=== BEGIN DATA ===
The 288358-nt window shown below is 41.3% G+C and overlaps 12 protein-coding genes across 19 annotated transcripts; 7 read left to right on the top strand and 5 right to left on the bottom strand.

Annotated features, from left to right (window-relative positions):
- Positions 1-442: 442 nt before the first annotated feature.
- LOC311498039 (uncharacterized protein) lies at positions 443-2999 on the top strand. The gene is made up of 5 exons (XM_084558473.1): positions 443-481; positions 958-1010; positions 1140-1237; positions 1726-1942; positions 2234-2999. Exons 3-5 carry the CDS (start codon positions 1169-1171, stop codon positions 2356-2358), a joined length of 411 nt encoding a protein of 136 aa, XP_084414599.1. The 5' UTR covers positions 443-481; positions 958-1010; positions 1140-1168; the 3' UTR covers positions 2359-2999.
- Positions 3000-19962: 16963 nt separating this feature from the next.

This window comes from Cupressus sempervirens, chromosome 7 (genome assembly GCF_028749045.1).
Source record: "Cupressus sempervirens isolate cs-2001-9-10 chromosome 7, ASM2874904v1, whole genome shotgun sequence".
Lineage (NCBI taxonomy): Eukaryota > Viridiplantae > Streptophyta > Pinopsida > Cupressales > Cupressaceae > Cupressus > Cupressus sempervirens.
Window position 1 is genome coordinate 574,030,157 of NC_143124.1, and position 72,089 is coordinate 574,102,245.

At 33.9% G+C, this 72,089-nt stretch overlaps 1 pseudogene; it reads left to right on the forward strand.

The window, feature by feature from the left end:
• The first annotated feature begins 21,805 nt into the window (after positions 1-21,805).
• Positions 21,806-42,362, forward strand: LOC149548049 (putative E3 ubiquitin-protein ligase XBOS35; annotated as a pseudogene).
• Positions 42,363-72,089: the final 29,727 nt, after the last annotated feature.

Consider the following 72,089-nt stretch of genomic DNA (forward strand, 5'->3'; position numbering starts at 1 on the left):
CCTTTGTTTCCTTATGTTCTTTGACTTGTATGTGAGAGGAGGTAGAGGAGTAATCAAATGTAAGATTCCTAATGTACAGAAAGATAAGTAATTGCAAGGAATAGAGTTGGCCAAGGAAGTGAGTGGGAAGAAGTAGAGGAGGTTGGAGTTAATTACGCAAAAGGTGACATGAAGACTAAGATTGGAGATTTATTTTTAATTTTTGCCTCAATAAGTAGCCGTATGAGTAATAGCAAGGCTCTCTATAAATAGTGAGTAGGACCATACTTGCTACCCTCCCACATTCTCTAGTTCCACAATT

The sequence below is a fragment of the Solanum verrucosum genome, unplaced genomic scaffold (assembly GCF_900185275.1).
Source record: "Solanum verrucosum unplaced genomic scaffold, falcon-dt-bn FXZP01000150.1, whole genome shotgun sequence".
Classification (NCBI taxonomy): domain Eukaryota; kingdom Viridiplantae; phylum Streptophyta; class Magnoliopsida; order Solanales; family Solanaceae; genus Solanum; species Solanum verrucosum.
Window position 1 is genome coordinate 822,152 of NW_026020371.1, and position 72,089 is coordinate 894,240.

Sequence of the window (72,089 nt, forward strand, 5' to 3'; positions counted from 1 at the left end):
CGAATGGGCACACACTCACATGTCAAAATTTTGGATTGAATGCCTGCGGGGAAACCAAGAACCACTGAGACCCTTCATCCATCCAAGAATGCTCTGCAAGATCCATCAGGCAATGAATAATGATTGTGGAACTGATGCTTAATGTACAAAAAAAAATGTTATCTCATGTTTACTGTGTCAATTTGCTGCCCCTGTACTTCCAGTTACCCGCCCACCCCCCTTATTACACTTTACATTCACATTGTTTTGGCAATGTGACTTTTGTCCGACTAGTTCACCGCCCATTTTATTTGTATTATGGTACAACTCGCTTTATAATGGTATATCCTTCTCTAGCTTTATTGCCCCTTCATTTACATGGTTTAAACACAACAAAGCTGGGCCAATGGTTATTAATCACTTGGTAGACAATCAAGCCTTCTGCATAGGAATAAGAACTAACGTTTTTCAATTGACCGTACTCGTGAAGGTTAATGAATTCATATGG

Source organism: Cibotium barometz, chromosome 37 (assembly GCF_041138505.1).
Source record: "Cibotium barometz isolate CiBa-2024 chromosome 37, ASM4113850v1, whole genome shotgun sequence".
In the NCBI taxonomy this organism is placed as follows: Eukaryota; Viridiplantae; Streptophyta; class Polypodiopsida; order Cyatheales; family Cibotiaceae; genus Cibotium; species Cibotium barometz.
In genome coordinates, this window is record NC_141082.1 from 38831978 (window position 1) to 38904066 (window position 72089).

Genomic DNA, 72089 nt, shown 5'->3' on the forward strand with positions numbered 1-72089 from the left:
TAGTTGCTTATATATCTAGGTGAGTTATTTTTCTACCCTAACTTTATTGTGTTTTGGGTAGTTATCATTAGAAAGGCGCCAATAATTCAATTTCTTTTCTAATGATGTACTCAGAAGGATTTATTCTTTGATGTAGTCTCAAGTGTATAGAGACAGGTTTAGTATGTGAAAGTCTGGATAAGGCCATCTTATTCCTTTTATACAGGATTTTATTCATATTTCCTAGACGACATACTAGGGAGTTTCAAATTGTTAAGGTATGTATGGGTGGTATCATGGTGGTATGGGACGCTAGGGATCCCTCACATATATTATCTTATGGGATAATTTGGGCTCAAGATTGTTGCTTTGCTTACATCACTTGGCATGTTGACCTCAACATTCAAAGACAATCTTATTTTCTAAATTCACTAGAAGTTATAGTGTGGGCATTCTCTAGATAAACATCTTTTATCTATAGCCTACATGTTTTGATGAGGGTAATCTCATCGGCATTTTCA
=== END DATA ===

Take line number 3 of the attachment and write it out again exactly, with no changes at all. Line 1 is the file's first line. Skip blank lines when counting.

- Positions 1-442: 442 nt before the first annotated feature.